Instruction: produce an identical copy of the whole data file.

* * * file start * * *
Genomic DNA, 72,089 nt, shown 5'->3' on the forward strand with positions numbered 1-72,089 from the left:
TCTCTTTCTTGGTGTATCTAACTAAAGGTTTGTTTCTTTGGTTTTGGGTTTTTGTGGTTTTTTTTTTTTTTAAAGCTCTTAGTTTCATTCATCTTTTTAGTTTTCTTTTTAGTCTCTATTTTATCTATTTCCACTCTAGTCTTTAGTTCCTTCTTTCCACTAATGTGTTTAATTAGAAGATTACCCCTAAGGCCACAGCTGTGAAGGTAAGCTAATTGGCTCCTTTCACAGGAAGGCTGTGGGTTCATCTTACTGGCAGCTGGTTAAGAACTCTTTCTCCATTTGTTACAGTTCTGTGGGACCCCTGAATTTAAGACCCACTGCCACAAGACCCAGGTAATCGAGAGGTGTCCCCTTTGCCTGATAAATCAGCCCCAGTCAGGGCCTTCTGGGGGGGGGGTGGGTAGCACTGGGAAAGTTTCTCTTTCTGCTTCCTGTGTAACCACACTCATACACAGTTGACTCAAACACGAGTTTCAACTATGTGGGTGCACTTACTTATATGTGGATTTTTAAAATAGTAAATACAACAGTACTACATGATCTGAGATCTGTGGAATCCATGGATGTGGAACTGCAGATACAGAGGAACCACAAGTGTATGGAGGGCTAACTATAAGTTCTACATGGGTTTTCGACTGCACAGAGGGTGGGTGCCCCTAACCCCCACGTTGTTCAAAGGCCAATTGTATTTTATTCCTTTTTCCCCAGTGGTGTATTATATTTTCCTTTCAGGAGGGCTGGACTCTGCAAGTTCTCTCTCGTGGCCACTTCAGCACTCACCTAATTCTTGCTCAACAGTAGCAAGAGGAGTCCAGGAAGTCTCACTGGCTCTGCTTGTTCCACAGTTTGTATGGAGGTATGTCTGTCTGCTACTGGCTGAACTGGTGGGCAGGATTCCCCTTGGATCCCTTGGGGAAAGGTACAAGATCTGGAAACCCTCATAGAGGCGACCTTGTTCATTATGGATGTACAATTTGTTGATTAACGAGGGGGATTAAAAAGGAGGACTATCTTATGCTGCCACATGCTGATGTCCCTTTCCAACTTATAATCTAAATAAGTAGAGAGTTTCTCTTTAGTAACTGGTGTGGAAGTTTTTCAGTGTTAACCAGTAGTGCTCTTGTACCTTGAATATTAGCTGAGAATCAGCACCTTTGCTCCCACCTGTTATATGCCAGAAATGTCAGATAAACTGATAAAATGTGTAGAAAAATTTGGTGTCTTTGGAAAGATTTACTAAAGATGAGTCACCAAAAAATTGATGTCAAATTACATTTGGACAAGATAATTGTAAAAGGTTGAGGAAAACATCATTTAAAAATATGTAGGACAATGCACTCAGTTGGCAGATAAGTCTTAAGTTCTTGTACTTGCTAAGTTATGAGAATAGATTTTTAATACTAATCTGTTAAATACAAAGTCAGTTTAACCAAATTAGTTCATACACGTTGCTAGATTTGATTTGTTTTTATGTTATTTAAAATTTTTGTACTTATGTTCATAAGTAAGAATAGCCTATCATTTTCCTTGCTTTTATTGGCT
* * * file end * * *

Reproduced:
Genomic DNA, 72,089 nt, shown 5'->3' on the forward strand with positions numbered 1-72,089 from the left:
TCTCTTTCTTGGTGTATCTAACTAAAGGTTTGTTTCTTTGGTTTTGGGTTTTTGTGGTTTTTTTTTTTTTTAAAGCTCTTAGTTTCATTCATCTTTTTAGTTTTCTTTTTAGTCTCTATTTTATCTATTTCCACTCTAGTCTTTAGTTCCTTCTTTCCACTAATGTGTTTAATTAGAAGATTACCCCTAAGGCCACAGCTGTGAAGGTAAGCTAATTGGCTCCTTTCACAGGAAGGCTGTGGGTTCATCTTACTGGCAGCTGGTTAAGAACTCTTTCTCCATTTGTTACAGTTCTGTGGGACCCCTGAATTTAAGACCCACTGCCACAAGACCCAGGTAATCGAGAGGTGTCCCCTTTGCCTGATAAATCAGCCCCAGTCAGGGCCTTCTGGGGGGGGGGTGGGTAGCACTGGGAAAGTTTCTCTTTCTGCTTCCTGTGTAACCACACTCATACACAGTTGACTCAAACACGAGTTTCAACTATGTGGGTGCACTTACTTATATGTGGATTTTTAAAATAGTAAATACAACAGTACTACATGATCTGAGATCTGTGGAATCCATGGATGTGGAACTGCAGATACAGAGGAACCACAAGTGTATGGAGGGCTAACTATAAGTTCTACATGGGTTTTCGACTGCACAGAGGGTGGGTGCCCCTAACCCCCACGTTGTTCAAAGGCCAATTGTATTTTATTCCTTTTTCCCCAGTGGTGTATTATATTTTCCTTTCAGGAGGGCTGGACTCTGCAAGTTCTCTCTCGTGGCCACTTCAGCACTCACCTAATTCTTGCTCAACAGTAGCAAGAGGAGTCCAGGAAGTCTCACTGGCTCTGCTTGTTCCACAGTTTGTATGGAGGTATGTCTGTCTGCTACTGGCTGAACTGGTGGGCAGGATTCCCCTTGGATCCCTTGGGGAAAGGTACAAGATCTGGAAACCCTCATAGAGGCGACCTTGTTCATTATGGATGTACAATTTGTTGATTAACGAGGGGGATTAAAAAGGAGGACTATCTTATGCTGCCACATGCTGATGTCCCTTTCCAACTTATAATCTAAATAAGTAGAGAGTTTCTCTTTAGTAACTGGTGTGGAAGTTTTTCAGTGTTAACCAGTAGTGCTCTTGTACCTTGAATATTAGCTGAGAATCAGCACCTTTGCTCCCACCTGTTATATGCCAGAAATGTCAGATAAACTGATAAAATGTGTAGAAAAATTTGGTGTCTTTGGAAAGATTTACTAAAGATGAGTCACCAAAAAATTGATGTCAAATTACATTTGGACAAGATAATTGTAAAAGGTTGAGGAAAACATCATTTAAAAATATGTAGGACAATGCACTCAGTTGGCAGATAAGTCTTAAGTTCTTGTACTTGCTAAGTTATGAGAATAGATTTTTAATACTAATCTGTTAAATACAAAGTCAGTTTAACCAAATTAGTTCATACACGTTGCTAGATTTGATTTGTTTTTATGTTATTTAAAATTTTTGTACTTATGTTCATAAGTAAGAATAGCCTATCATTTTCCTTGCTTTTATTGGCT